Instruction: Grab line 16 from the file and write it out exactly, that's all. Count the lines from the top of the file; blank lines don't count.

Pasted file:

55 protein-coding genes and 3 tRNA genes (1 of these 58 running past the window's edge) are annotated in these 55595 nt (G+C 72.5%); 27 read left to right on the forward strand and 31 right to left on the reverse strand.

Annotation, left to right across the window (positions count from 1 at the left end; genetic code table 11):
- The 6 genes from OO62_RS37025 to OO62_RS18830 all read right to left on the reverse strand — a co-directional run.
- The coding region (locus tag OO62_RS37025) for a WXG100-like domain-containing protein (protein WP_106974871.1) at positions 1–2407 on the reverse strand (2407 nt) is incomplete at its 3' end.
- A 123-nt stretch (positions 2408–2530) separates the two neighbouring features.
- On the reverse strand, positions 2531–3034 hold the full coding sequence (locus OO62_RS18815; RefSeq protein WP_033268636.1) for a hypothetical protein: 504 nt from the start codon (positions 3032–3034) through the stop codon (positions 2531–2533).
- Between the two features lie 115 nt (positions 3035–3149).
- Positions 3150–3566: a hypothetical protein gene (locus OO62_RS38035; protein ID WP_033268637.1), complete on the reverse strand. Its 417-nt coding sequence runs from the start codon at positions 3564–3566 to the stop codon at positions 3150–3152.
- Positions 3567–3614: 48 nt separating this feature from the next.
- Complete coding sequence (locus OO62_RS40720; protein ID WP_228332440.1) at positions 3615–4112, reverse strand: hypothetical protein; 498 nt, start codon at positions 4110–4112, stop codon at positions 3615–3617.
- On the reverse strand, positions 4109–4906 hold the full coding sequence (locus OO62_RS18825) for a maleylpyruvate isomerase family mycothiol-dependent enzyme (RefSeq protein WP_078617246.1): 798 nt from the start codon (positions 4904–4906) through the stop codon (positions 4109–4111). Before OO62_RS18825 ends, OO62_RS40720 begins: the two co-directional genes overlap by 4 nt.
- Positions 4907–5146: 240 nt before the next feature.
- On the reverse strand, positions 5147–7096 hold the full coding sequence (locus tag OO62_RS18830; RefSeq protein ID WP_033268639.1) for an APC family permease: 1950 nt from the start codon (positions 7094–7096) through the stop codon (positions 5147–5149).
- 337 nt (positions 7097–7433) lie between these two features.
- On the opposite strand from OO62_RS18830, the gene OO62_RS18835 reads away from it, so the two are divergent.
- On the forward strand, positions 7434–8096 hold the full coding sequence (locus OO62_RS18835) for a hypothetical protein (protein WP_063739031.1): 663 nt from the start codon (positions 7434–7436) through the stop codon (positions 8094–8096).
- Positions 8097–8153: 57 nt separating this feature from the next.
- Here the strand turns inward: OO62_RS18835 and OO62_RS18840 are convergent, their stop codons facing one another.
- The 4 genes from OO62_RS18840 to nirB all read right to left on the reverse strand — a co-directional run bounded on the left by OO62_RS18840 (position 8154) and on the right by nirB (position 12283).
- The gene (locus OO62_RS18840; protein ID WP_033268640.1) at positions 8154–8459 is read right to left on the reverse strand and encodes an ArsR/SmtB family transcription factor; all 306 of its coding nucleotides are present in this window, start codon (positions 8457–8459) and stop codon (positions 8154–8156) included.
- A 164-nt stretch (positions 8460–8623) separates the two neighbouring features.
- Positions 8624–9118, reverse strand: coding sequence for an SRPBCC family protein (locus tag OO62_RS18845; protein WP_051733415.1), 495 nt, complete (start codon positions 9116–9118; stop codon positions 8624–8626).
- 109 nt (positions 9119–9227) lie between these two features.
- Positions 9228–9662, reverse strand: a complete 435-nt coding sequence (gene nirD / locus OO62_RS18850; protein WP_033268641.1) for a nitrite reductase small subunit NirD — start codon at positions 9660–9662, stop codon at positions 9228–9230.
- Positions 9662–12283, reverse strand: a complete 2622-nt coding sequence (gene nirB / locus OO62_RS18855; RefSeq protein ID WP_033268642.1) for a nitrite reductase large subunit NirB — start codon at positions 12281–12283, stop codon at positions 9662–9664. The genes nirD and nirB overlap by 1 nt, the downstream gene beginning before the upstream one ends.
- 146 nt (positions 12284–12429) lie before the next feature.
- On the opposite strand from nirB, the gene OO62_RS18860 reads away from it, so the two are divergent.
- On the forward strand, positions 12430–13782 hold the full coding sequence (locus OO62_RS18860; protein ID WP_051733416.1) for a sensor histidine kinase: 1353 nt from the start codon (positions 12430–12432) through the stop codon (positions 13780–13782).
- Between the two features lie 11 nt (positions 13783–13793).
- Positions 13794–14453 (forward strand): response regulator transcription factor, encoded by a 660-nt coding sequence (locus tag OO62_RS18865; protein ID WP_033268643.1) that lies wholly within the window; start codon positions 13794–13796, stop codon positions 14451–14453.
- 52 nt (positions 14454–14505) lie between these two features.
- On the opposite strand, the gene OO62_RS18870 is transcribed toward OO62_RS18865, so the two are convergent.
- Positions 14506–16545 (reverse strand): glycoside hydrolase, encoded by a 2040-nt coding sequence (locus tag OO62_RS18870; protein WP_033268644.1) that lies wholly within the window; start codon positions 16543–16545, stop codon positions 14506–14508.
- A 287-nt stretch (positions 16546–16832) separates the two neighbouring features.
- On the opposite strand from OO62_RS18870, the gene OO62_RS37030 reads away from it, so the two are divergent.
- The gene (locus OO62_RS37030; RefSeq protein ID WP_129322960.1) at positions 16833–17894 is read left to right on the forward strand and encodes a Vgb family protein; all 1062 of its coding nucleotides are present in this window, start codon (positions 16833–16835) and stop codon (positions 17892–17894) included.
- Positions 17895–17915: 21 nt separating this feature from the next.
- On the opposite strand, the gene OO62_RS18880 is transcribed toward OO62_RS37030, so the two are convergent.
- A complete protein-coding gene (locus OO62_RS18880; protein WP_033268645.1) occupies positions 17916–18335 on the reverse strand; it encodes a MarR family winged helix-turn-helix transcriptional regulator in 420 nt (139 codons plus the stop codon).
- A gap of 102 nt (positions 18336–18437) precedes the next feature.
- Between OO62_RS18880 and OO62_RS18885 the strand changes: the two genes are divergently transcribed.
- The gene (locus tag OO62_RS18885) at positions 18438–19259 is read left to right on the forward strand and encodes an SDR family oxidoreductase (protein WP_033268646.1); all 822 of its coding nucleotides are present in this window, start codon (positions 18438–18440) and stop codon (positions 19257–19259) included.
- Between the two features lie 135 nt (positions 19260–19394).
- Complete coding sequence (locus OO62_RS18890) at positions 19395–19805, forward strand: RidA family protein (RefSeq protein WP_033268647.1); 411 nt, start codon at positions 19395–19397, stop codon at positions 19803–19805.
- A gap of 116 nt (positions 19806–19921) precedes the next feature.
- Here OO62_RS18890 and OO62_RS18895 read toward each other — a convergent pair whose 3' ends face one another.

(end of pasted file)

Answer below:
- On the forward strand, positions 7434–8096 hold the full coding sequence (locus OO62_RS18835) for a hypothetical protein (protein WP_063739031.1): 663 nt from the start codon (positions 7434–7436) through the stop codon (positions 8094–8096).